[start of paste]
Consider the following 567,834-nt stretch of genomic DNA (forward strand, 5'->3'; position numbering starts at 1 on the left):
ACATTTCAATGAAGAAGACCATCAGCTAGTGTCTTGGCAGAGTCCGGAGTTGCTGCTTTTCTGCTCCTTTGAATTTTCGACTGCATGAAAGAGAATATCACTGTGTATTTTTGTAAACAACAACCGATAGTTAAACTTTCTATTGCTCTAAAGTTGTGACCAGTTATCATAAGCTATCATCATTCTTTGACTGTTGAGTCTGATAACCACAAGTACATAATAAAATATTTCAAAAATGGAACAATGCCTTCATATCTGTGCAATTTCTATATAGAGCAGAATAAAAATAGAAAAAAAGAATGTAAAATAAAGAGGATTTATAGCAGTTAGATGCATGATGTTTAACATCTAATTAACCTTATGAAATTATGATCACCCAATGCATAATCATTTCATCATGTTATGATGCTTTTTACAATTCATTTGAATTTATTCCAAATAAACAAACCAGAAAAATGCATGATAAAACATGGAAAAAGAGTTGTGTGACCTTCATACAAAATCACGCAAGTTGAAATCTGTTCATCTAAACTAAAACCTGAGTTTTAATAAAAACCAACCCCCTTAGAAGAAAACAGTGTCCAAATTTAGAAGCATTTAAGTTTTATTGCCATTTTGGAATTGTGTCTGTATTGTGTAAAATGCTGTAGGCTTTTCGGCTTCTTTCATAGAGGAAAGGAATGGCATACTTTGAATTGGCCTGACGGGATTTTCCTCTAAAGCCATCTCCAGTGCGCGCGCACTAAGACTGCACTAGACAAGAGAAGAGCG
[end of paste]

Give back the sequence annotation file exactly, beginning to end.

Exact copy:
Consider the following 567,834-nt stretch of genomic DNA (forward strand, 5'->3'; position numbering starts at 1 on the left):
ACATTTCAATGAAGAAGACCATCAGCTAGTGTCTTGGCAGAGTCCGGAGTTGCTGCTTTTCTGCTCCTTTGAATTTTCGACTGCATGAAAGAGAATATCACTGTGTATTTTTGTAAACAACAACCGATAGTTAAACTTTCTATTGCTCTAAAGTTGTGACCAGTTATCATAAGCTATCATCATTCTTTGACTGTTGAGTCTGATAACCACAAGTACATAATAAAATATTTCAAAAATGGAACAATGCCTTCATATCTGTGCAATTTCTATATAGAGCAGAATAAAAATAGAAAAAAAGAATGTAAAATAAAGAGGATTTATAGCAGTTAGATGCATGATGTTTAACATCTAATTAACCTTATGAAATTATGATCACCCAATGCATAATCATTTCATCATGTTATGATGCTTTTTACAATTCATTTGAATTTATTCCAAATAAACAAACCAGAAAAATGCATGATAAAACATGGAAAAAGAGTTGTGTGACCTTCATACAAAATCACGCAAGTTGAAATCTGTTCATCTAAACTAAAACCTGAGTTTTAATAAAAACCAACCCCCTTAGAAGAAAACAGTGTCCAAATTTAGAAGCATTTAAGTTTTATTGCCATTTTGGAATTGTGTCTGTATTGTGTAAAATGCTGTAGGCTTTTCGGCTTCTTTCATAGAGGAAAGGAATGGCATACTTTGAATTGGCCTGACGGGATTTTCCTCTAAAGCCATCTCCAGTGCGCGCGCACTAAGACTGCACTAGACAAGAGAAGAGCG